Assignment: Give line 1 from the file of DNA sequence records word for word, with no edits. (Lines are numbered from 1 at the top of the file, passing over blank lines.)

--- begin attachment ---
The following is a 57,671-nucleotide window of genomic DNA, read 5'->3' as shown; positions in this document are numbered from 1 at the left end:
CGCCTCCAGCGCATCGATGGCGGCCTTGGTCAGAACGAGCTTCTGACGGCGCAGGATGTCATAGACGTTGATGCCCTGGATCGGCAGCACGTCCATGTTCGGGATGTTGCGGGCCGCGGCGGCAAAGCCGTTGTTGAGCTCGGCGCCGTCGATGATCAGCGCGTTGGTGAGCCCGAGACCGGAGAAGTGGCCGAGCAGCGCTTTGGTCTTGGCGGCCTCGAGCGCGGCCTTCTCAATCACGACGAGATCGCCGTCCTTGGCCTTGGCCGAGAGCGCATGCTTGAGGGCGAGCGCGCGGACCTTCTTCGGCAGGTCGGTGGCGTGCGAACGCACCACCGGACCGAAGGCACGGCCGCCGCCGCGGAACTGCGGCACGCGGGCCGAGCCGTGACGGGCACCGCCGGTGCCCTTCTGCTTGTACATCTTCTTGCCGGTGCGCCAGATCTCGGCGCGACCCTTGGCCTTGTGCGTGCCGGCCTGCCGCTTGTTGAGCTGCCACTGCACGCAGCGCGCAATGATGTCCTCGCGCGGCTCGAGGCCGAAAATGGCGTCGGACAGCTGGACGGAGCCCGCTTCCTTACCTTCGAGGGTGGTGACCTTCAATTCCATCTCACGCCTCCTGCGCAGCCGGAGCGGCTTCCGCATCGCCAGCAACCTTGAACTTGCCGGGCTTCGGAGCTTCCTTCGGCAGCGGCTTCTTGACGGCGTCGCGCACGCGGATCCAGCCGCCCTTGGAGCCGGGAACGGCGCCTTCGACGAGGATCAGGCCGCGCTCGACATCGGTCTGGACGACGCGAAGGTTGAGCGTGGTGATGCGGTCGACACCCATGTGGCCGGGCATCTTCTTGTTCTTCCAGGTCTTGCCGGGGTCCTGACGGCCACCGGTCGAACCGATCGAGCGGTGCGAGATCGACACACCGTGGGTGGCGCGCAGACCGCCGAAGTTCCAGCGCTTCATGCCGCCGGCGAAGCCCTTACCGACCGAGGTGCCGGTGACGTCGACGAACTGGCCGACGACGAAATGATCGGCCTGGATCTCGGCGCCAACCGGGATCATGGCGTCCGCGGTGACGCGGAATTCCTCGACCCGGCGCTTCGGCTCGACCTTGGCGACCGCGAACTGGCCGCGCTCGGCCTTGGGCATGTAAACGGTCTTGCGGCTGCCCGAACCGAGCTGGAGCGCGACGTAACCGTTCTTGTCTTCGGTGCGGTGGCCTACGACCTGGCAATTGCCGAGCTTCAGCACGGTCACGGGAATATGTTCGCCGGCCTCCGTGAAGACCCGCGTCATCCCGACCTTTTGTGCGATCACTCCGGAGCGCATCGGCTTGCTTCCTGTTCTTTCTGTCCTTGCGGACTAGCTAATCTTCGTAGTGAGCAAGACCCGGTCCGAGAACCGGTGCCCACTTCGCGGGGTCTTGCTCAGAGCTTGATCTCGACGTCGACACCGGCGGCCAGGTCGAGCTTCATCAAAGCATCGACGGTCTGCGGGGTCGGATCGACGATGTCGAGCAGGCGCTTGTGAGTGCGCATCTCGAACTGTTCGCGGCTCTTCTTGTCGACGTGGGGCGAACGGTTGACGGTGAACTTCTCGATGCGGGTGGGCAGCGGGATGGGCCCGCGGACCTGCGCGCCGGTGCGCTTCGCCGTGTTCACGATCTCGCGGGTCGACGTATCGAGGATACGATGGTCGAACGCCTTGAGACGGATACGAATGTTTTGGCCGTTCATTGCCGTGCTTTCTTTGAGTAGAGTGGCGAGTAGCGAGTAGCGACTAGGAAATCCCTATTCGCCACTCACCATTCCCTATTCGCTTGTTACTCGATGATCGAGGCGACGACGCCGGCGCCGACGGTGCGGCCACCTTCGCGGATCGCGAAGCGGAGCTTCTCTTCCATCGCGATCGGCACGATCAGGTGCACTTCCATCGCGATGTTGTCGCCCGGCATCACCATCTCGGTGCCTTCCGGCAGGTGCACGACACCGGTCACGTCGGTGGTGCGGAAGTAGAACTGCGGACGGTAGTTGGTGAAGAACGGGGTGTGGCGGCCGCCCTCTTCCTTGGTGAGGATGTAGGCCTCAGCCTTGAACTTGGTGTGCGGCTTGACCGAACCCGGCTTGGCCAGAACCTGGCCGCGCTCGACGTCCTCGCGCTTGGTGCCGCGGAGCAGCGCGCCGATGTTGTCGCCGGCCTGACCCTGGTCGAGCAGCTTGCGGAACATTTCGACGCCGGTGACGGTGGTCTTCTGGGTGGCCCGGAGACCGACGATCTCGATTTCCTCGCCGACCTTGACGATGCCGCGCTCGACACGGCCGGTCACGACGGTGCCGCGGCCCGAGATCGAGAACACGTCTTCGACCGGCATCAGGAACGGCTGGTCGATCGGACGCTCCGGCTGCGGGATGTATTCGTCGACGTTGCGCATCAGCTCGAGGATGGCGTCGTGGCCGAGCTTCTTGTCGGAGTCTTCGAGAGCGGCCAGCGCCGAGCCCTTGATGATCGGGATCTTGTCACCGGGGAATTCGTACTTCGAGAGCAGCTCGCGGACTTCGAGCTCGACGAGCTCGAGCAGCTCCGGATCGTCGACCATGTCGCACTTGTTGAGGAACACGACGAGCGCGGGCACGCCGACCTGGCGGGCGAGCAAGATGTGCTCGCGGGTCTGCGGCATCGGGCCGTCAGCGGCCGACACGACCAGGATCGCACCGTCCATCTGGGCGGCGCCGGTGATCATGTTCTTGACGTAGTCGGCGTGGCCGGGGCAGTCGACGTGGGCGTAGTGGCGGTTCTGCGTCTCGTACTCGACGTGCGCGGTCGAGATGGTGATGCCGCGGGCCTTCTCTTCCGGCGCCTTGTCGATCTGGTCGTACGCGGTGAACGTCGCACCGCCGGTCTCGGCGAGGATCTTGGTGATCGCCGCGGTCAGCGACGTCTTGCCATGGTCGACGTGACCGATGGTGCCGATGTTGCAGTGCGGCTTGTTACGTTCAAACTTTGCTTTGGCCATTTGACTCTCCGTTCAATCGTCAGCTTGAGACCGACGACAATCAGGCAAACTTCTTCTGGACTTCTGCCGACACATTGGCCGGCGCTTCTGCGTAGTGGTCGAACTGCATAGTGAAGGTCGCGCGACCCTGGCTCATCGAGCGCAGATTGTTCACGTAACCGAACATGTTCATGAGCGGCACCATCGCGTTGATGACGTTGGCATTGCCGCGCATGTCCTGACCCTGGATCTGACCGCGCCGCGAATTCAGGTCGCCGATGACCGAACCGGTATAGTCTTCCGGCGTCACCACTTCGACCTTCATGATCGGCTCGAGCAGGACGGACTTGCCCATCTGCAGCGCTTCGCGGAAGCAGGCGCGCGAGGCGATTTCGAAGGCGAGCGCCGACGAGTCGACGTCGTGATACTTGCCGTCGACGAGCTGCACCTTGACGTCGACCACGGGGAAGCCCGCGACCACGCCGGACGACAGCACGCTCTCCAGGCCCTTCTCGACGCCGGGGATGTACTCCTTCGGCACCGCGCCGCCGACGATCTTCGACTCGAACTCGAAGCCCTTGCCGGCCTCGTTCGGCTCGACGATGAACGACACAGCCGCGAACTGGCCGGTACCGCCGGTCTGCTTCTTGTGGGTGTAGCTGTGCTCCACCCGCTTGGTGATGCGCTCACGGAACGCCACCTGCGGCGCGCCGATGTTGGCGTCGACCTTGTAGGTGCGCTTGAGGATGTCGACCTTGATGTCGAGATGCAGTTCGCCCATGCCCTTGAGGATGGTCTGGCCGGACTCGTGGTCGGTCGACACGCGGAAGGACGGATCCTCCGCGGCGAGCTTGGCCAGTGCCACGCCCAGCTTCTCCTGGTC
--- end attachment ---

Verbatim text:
The following is a 57,671-nucleotide window of genomic DNA, read 5'->3' as shown; positions in this document are numbered from 1 at the left end: